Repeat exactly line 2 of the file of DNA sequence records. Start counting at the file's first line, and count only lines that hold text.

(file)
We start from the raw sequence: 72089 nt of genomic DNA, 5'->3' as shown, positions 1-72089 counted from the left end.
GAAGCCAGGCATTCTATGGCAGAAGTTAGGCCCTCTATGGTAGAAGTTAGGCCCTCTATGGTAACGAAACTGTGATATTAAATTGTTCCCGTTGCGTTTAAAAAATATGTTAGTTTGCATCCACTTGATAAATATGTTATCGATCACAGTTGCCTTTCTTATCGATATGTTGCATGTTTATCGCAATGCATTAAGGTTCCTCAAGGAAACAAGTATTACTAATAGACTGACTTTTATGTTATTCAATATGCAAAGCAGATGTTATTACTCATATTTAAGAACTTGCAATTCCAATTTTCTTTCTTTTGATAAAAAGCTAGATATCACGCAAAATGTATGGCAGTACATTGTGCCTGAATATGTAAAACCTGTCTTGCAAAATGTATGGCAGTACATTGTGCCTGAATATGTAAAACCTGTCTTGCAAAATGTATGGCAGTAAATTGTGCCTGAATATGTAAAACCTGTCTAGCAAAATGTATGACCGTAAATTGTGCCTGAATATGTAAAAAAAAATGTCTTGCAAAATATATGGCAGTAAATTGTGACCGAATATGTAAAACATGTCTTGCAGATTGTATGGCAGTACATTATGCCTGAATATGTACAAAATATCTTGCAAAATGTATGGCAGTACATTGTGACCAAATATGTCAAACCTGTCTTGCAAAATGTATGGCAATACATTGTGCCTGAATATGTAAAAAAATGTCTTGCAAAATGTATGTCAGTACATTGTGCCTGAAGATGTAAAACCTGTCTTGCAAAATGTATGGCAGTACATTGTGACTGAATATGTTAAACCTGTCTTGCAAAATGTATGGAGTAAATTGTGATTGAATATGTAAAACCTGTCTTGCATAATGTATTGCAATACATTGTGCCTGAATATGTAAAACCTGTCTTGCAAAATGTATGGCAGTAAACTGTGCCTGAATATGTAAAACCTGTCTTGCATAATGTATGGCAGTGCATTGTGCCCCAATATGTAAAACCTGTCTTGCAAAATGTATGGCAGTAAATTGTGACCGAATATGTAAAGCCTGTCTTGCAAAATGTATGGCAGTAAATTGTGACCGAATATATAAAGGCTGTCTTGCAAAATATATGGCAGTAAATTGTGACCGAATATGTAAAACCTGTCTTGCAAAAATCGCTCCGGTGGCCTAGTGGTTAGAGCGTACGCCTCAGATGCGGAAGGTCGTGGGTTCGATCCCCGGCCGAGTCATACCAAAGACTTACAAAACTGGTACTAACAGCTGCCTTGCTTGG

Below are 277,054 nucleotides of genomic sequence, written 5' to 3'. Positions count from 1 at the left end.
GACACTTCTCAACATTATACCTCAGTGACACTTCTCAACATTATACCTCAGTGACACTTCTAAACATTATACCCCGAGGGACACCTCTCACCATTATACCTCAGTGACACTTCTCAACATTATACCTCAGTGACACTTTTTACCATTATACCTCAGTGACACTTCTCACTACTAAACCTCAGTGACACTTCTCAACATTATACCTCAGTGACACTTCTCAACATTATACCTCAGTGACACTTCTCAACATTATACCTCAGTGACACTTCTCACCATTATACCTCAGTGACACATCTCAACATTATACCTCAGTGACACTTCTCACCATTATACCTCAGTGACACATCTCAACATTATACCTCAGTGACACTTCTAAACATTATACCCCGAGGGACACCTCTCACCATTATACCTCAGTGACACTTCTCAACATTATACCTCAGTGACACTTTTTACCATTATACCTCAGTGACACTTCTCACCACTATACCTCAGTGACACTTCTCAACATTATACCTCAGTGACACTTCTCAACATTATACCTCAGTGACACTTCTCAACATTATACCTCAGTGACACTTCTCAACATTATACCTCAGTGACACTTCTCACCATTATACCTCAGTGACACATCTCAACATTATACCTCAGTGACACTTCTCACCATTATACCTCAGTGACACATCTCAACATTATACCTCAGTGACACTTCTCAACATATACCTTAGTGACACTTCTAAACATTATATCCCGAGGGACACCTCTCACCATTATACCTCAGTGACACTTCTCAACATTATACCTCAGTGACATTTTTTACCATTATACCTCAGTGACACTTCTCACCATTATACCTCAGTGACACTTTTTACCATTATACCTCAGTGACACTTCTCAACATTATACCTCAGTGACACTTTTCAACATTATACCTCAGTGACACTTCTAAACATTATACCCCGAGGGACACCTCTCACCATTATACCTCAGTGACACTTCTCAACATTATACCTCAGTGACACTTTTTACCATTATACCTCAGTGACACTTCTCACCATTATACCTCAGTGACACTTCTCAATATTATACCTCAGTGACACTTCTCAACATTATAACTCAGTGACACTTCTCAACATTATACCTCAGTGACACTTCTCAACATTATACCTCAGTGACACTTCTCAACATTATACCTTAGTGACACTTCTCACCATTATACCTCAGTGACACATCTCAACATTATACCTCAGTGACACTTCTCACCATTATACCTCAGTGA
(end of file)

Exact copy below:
GAAGCCAGGCATTCTATGGCAGAAGTTAGGCCCTCTATGGTAGAAGTTAGGCCCTCTATGGTAACGAAACTGTGATATTAAATTGTTCCCGTTGCGTTTAAAAAATATGTTAGTTTGCATCCACTTGATAAATATGTTATCGATCACAGTTGCCTTTCTTATCGATATGTTGCATGTTTATCGCAATGCATTAAGGTTCCTCAAGGAAACAAGTATTACTAATAGACTGACTTTTATGTTATTCAATATGCAAAGCAGATGTTATTACTCATATTTAAGAACTTGCAATTCCAATTTTCTTTCTTTTGATAAAAAGCTAGATATCACGCAAAATGTATGGCAGTACATTGTGCCTGAATATGTAAAACCTGTCTTGCAAAATGTATGGCAGTACATTGTGCCTGAATATGTAAAACCTGTCTTGCAAAATGTATGGCAGTAAATTGTGCCTGAATATGTAAAACCTGTCTAGCAAAATGTATGACCGTAAATTGTGCCTGAATATGTAAAAAAAAATGTCTTGCAAAATATATGGCAGTAAATTGTGACCGAATATGTAAAACATGTCTTGCAGATTGTATGGCAGTACATTATGCCTGAATATGTACAAAATATCTTGCAAAATGTATGGCAGTACATTGTGACCAAATATGTCAAACCTGTCTTGCAAAATGTATGGCAATACATTGTGCCTGAATATGTAAAAAAATGTCTTGCAAAATGTATGTCAGTACATTGTGCCTGAAGATGTAAAACCTGTCTTGCAAAATGTATGGCAGTACATTGTGACTGAATATGTTAAACCTGTCTTGCAAAATGTATGGAGTAAATTGTGATTGAATATGTAAAACCTGTCTTGCATAATGTATTGCAATACATTGTGCCTGAATATGTAAAACCTGTCTTGCAAAATGTATGGCAGTAAACTGTGCCTGAATATGTAAAACCTGTCTTGCATAATGTATGGCAGTGCATTGTGCCCCAATATGTAAAACCTGTCTTGCAAAATGTATGGCAGTAAATTGTGACCGAATATGTAAAGCCTGTCTTGCAAAATGTATGGCAGTAAATTGTGACCGAATATATAAAGGCTGTCTTGCAAAATATATGGCAGTAAATTGTGACCGAATATGTAAAACCTGTCTTGCAAAAATCGCTCCGGTGGCCTAGTGGTTAGAGCGTACGCCTCAGATGCGGAAGGTCGTGGGTTCGATCCCCGGCCGAGTCATACCAAAGACTTACAAAACTGGTACTAACAGCTGCCTTGCTTGG